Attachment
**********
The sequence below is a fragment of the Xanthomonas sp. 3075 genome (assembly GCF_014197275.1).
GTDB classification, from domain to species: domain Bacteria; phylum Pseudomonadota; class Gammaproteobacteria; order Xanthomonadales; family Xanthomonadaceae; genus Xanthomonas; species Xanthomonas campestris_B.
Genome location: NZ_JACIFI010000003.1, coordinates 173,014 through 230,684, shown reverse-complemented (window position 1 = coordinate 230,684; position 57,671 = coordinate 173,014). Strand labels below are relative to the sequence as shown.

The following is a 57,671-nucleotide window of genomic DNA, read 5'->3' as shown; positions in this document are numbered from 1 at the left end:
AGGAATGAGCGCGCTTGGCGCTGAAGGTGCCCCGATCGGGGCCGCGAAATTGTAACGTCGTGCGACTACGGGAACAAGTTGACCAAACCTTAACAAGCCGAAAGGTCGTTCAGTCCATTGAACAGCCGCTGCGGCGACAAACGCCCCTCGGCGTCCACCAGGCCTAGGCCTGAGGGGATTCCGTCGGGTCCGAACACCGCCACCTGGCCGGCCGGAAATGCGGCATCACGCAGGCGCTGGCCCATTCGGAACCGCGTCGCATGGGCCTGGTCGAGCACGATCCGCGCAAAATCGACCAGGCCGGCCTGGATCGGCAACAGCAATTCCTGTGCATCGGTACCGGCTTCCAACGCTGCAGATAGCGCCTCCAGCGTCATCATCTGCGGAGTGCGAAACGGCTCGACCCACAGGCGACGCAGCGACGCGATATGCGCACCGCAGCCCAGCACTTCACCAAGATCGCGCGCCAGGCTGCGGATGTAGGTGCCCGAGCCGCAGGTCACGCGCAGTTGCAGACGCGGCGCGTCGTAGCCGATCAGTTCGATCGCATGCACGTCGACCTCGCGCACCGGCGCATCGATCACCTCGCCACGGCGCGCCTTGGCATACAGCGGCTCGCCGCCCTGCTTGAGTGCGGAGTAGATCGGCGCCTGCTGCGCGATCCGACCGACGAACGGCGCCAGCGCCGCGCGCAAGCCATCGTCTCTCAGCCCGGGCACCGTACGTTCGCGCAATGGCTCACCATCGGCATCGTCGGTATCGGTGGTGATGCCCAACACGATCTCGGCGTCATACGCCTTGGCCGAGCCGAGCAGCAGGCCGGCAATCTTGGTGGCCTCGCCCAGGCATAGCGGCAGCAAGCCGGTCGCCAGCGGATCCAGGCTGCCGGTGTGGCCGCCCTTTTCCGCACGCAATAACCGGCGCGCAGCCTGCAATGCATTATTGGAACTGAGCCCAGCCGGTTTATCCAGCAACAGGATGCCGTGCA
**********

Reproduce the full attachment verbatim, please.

The sequence below is a fragment of the Xanthomonas sp. 3075 genome (assembly GCF_014197275.1).
GTDB classification, from domain to species: domain Bacteria; phylum Pseudomonadota; class Gammaproteobacteria; order Xanthomonadales; family Xanthomonadaceae; genus Xanthomonas; species Xanthomonas campestris_B.
Genome location: NZ_JACIFI010000003.1, coordinates 173,014 through 230,684, shown reverse-complemented (window position 1 = coordinate 230,684; position 57,671 = coordinate 173,014). Strand labels below are relative to the sequence as shown.

The following is a 57,671-nucleotide window of genomic DNA, read 5'->3' as shown; positions in this document are numbered from 1 at the left end:
AGGAATGAGCGCGCTTGGCGCTGAAGGTGCCCCGATCGGGGCCGCGAAATTGTAACGTCGTGCGACTACGGGAACAAGTTGACCAAACCTTAACAAGCCGAAAGGTCGTTCAGTCCATTGAACAGCCGCTGCGGCGACAAACGCCCCTCGGCGTCCACCAGGCCTAGGCCTGAGGGGATTCCGTCGGGTCCGAACACCGCCACCTGGCCGGCCGGAAATGCGGCATCACGCAGGCGCTGGCCCATTCGGAACCGCGTCGCATGGGCCTGGTCGAGCACGATCCGCGCAAAATCGACCAGGCCGGCCTGGATCGGCAACAGCAATTCCTGTGCATCGGTACCGGCTTCCAACGCTGCAGATAGCGCCTCCAGCGTCATCATCTGCGGAGTGCGAAACGGCTCGACCCACAGGCGACGCAGCGACGCGATATGCGCACCGCAGCCCAGCACTTCACCAAGATCGCGCGCCAGGCTGCGGATGTAGGTGCCCGAGCCGCAGGTCACGCGCAGTTGCAGACGCGGCGCGTCGTAGCCGATCAGTTCGATCGCATGCACGTCGACCTCGCGCACCGGCGCATCGATCACCTCGCCACGGCGCGCCTTGGCATACAGCGGCTCGCCGCCCTGCTTGAGTGCGGAGTAGATCGGCGCCTGCTGCGCGATCCGACCGACGAACGGCGCCAGCGCCGCGCGCAAGCCATCGTCTCTCAGCCCGGGCACCGTACGTTCGCGCAATGGCTCACCATCGGCATCGTCGGTATCGGTGGTGATGCCCAACACGATCTCGGCGTCATACGCCTTGGCCGAGCCGAGCAGCAGGCCGGCAATCTTGGTGGCCTCGCCCAGGCATAGCGGCAGCAAGCCGGTCGCCAGCGGATCCAGGCTGCCGGTGTGGCCGCCCTTTTCCGCACGCAATAACCGGCGCGCAGCCTGCAATGCATTATTGGAACTGAGCCCAGCCGGTTTATCCAGCAACAGGATGCCGTGCA